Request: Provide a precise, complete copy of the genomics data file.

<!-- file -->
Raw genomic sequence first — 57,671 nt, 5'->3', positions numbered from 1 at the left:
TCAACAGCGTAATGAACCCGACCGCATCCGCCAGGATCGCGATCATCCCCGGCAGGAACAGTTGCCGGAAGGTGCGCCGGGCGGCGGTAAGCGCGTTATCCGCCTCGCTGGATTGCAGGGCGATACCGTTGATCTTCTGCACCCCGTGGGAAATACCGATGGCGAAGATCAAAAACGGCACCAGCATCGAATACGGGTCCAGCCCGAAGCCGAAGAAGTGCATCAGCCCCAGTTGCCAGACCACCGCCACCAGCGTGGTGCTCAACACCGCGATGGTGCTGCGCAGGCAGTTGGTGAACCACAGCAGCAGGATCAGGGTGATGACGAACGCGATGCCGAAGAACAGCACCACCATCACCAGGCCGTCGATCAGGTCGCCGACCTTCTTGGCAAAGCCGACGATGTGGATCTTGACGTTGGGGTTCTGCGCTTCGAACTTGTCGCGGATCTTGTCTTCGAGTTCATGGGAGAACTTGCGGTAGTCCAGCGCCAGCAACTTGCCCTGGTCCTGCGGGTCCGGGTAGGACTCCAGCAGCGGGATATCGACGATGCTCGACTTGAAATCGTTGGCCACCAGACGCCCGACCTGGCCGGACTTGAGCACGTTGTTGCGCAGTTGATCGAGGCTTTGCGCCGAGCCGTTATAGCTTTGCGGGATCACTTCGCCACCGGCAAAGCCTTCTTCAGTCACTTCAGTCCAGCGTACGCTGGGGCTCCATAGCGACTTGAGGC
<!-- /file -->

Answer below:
Raw genomic sequence first — 57,671 nt, 5'->3', positions numbered from 1 at the left:
TCAACAGCGTAATGAACCCGACCGCATCCGCCAGGATCGCGATCATCCCCGGCAGGAACAGTTGCCGGAAGGTGCGCCGGGCGGCGGTAAGCGCGTTATCCGCCTCGCTGGATTGCAGGGCGATACCGTTGATCTTCTGCACCCCGTGGGAAATACCGATGGCGAAGATCAAAAACGGCACCAGCATCGAATACGGGTCCAGCCCGAAGCCGAAGAAGTGCATCAGCCCCAGTTGCCAGACCACCGCCACCAGCGTGGTGCTCAACACCGCGATGGTGCTGCGCAGGCAGTTGGTGAACCACAGCAGCAGGATCAGGGTGATGACGAACGCGATGCCGAAGAACAGCACCACCATCACCAGGCCGTCGATCAGGTCGCCGACCTTCTTGGCAAAGCCGACGATGTGGATCTTGACGTTGGGGTTCTGCGCTTCGAACTTGTCGCGGATCTTGTCTTCGAGTTCATGGGAGAACTTGCGGTAGTCCAGCGCCAGCAACTTGCCCTGGTCCTGCGGGTCCGGGTAGGACTCCAGCAGCGGGATATCGACGATGCTCGACTTGAAATCGTTGGCCACCAGACGCCCGACCTGGCCGGACTTGAGCACGTTGTTGCGCAGTTGATCGAGGCTTTGCGCCGAGCCGTTATAGCTTTGCGGGATCACTTCGCCACCGGCAAAGCCTTCTTCAGTCACTTCAGTCCAGCGTACGCTGGGGCTCCATAGCGACTTGAGGC